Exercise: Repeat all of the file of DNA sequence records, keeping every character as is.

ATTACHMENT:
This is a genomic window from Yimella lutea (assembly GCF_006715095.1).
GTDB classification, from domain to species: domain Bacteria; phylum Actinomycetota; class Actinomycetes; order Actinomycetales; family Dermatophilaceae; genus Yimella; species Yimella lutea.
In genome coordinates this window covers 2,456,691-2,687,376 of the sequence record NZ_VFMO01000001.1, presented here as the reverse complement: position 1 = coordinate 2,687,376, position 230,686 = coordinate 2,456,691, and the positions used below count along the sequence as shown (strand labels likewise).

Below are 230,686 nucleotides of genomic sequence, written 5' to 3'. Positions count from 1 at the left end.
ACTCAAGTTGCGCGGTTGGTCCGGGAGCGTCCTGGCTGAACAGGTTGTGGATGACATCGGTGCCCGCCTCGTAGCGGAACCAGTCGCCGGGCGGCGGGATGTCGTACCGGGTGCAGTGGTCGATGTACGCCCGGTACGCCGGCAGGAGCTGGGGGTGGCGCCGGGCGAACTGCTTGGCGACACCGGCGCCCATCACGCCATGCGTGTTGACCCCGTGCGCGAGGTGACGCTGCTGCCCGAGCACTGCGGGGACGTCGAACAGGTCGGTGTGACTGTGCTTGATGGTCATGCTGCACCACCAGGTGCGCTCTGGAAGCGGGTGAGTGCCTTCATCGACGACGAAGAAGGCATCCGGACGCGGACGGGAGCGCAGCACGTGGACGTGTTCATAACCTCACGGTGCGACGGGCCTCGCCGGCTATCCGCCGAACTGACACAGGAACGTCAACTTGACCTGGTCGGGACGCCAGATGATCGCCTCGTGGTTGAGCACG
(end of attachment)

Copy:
This is a genomic window from Yimella lutea (assembly GCF_006715095.1).
GTDB classification, from domain to species: domain Bacteria; phylum Actinomycetota; class Actinomycetes; order Actinomycetales; family Dermatophilaceae; genus Yimella; species Yimella lutea.
In genome coordinates this window covers 2,456,691-2,687,376 of the sequence record NZ_VFMO01000001.1, presented here as the reverse complement: position 1 = coordinate 2,687,376, position 230,686 = coordinate 2,456,691, and the positions used below count along the sequence as shown (strand labels likewise).

Below are 230,686 nucleotides of genomic sequence, written 5' to 3'. Positions count from 1 at the left end.
ACTCAAGTTGCGCGGTTGGTCCGGGAGCGTCCTGGCTGAACAGGTTGTGGATGACATCGGTGCCCGCCTCGTAGCGGAACCAGTCGCCGGGCGGCGGGATGTCGTACCGGGTGCAGTGGTCGATGTACGCCCGGTACGCCGGCAGGAGCTGGGGGTGGCGCCGGGCGAACTGCTTGGCGACACCGGCGCCCATCACGCCATGCGTGTTGACCCCGTGCGCGAGGTGACGCTGCTGCCCGAGCACTGCGGGGACGTCGAACAGGTCGGTGTGACTGTGCTTGATGGTCATGCTGCACCACCAGGTGCGCTCTGGAAGCGGGTGAGTGCCTTCATCGACGACGAAGAAGGCATCCGGACGCGGACGGGAGCGCAGCACGTGGACGTGTTCATAACCTCACGGTGCGACGGGCCTCGCCGGCTATCCGCCGAACTGACACAGGAACGTCAACTTGACCTGGTCGGGACGCCAGATGATCGCCTCGTGGTTGAGCACG